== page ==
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Opinion: Lifetime miseries in Somali regional state and the need to tackle failed policies


Suldan A. Osman, for Addis Standard

Addis Abeba, May 11/2018 – Being one of its worst victims, Ethiopians in Somali Region erupted with jubilation as the ruthless Derg regime collapsed.  The backdrop to the euphoria was a free air and a hope for the wonderland of a bright future. Sadly, for people in the Region, that outcome remains a stark anomaly. Over two decades of the ruling party EPRDF in the driver’s seat, the post-Derg utopia of establishing an inclusive politics and a more responsive governance for improved economy and better life for all people of the region remained elusive.

Life under Abdi Mahamud’s Somali Region

Setting foot in the Region will provide one with a vivid insight into the unforgiving living situations. Consistent drought, livelihood shocks, malnourishment, merciless poverty and famine pardons none. From record high unemployment and illiteracy, to lack of socio-economic infrastructure and grave human right abuses coupled with rampant rent-seeking and corruption, ubiquitous injustice and lawlessness, the Region is in ruins.

Shamefully, the Ethiopian constitution does not seem to be in clear possession of a law to protect the people of the Somali Region; and state-sponsored human rights abuses go on neither punished nor recognized. The Human Right Watch sounded the alarm bell on the Ethiopian armed forces’ crimes against humanity including executions, torture, rape, and forced displacement committed in the Somali Region as early as 2008.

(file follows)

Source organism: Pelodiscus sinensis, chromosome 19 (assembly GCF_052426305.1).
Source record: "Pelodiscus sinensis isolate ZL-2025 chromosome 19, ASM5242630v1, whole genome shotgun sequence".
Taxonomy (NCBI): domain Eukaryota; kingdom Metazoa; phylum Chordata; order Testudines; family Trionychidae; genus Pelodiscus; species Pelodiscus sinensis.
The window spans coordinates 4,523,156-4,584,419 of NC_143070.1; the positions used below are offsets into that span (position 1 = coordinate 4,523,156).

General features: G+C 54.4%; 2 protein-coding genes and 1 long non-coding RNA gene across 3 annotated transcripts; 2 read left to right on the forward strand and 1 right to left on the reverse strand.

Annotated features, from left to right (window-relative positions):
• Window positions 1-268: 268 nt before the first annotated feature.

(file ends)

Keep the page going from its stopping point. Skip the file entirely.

Other disturbing reports abound too.  In March 2012, the Liyu Police forces summarily executed 10 civilians in Raqda village. Once again, on June 2016 in Jaamac Dubad rural community Liyu Police forces massacred 21 civilians. To this date, no one is held accountable for those massacres. In fact, this are only the tip of the iceberg in to the widespread abuses that happen every day.

In a move signaling reforms, thousands of political prisoners were recently released from various federal prisons and the Ethiopian government claimed Ma’ekelawi, a notorious prison located in Addis Abeba is closed. To the contrary, in Somali Region arrests and abuses have intensified. The central prison in Jigjiga (AKA Jail Ogaden) and many others across the Region continue to be inhospitable camps of innocent civilians.

This might come as bizarre, but in Jigjiga, the capital of the Somali regional state and other cities and towns in the region, no one is be able to walk freely.  To do so, one is required to pass through approximately multiple check points set up with only one purpose-humiliate inhabitants and create a climate of fear. Civilians are stopped, searched, and asked to produce identification cards. With their brutal policing tactics, security forces who are unethical to the core, tirelessly harass, torture and arrest innocent civilians.

This is contrary to the Ethiopian constitution, which is largely irrelevant in the Somali regional state.  Article 14 of the constitution for example guarantees rights to life, security and liberty for all.  Article 29 assures the freedom of thought, opinions and expression. Article 26 asserts that everyone has the right to privacy. This includes the right not to be subjected to searches of homes, person or property, or the seizure of any property under one’s personal possession. Ironically, the people in Somali Region do not enjoy that even when there is no state of emergency.